Mazagão Velho is a district and town in the Brazilian municipality of Mazagão, in the state of Amapá. The town was founded in 1773 by refugees from the former colony of Mazagão in Morocco. Mazagão Velho is known for the Festival of São Tiago which takes place between 16 to 28 July, and re-enacts the war between the Moors and the Christians.
In 1769, the Portuguese colony of Mazagão in Morocco (nowadays called El Jadida) was abandoned. A total of 2,092 inhabitants of the colony were resettled, and 1,855 were sent to Belém, Brazil where they arrived in 1770. In 1773, the town of Mazagão Velho was founded in the interior of Amapá to house the refugees. By 1777, only 343 had remained in Belém. The economy of the town was centred around rice and cotton production using Amerindianslave labour.
The settlement did not prosper. The isolation in the middle of the Amazon rainforest, epidemics, and failed rice harvests led to a large part of the population leaving the town. In 1831, Mazagão Velho was removed from the list of villages. In 1841, Mazagão Velho became the capital of the municipality, however in 1915, the capital was moved to Nova do Anauerapucú which was renamed Mazagão Novo or simply Mazagão. Mazagão Velho became a district of Mazagão in 1960.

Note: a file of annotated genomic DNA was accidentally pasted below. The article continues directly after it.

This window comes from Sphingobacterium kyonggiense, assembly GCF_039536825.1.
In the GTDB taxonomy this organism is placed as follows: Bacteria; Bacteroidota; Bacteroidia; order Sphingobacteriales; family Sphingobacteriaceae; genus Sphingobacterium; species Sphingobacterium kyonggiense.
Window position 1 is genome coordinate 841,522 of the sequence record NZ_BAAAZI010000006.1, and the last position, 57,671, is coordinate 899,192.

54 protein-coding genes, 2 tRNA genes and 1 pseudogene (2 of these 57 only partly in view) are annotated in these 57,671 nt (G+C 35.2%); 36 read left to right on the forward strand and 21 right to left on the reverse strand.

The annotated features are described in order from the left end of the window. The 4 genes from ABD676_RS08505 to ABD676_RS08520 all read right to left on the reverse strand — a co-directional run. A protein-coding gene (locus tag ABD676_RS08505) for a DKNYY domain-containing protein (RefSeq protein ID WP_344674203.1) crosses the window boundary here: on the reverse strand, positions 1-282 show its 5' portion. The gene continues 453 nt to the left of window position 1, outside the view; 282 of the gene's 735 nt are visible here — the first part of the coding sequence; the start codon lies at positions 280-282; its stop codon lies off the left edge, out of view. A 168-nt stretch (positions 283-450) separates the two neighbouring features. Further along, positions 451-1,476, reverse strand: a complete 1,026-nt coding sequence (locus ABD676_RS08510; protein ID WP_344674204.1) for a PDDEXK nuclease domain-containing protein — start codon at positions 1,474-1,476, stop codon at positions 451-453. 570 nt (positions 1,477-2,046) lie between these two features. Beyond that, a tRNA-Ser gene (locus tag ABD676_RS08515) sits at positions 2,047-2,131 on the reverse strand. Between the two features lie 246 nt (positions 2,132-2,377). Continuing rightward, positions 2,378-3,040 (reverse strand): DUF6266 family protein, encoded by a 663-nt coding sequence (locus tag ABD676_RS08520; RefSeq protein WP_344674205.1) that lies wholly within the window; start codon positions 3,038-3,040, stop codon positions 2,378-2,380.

The Festival of São Tiago is held annually between 16 to 28 July, and re-enacts the war between the Moors and the Christians. The festival starts in church with a public mass, afterwards the party and re-enactment of the battle spreads throughout the village. The festival attracted a crowd of 50,000 people in 2017. In 2020, the festival was cancelled for the first time in history due to the COVID-19 pandemic, and a documentary about the festival was aired on television instead.